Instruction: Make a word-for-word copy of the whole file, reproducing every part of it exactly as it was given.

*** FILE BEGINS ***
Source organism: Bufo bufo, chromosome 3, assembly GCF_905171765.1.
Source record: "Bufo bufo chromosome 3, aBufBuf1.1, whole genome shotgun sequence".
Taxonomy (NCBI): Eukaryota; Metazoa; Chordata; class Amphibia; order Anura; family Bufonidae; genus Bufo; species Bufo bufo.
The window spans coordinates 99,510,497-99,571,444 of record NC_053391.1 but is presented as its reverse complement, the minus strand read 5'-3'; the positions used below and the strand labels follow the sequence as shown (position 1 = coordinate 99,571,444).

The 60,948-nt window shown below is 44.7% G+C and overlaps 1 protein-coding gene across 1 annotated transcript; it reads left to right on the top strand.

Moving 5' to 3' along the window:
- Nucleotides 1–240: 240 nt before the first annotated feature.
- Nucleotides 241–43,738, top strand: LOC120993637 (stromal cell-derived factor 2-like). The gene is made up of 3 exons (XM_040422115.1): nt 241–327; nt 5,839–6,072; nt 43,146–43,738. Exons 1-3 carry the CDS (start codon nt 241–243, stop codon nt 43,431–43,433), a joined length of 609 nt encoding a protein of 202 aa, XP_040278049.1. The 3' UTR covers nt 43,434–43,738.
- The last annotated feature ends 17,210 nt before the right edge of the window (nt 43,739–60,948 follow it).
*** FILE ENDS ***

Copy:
Source organism: Bufo bufo, chromosome 3, assembly GCF_905171765.1.
Source record: "Bufo bufo chromosome 3, aBufBuf1.1, whole genome shotgun sequence".
Taxonomy (NCBI): Eukaryota; Metazoa; Chordata; class Amphibia; order Anura; family Bufonidae; genus Bufo; species Bufo bufo.
The window spans coordinates 99,510,497-99,571,444 of record NC_053391.1 but is presented as its reverse complement, the minus strand read 5'-3'; the positions used below and the strand labels follow the sequence as shown (position 1 = coordinate 99,571,444).

The 60,948-nt window shown below is 44.7% G+C and overlaps 1 protein-coding gene across 1 annotated transcript; it reads left to right on the top strand.

Moving 5' to 3' along the window:
- Nucleotides 1–240: 240 nt before the first annotated feature.
- Nucleotides 241–43,738, top strand: LOC120993637 (stromal cell-derived factor 2-like). The gene is made up of 3 exons (XM_040422115.1): nt 241–327; nt 5,839–6,072; nt 43,146–43,738. Exons 1-3 carry the CDS (start codon nt 241–243, stop codon nt 43,431–43,433), a joined length of 609 nt encoding a protein of 202 aa, XP_040278049.1. The 3' UTR covers nt 43,434–43,738.
- The last annotated feature ends 17,210 nt before the right edge of the window (nt 43,739–60,948 follow it).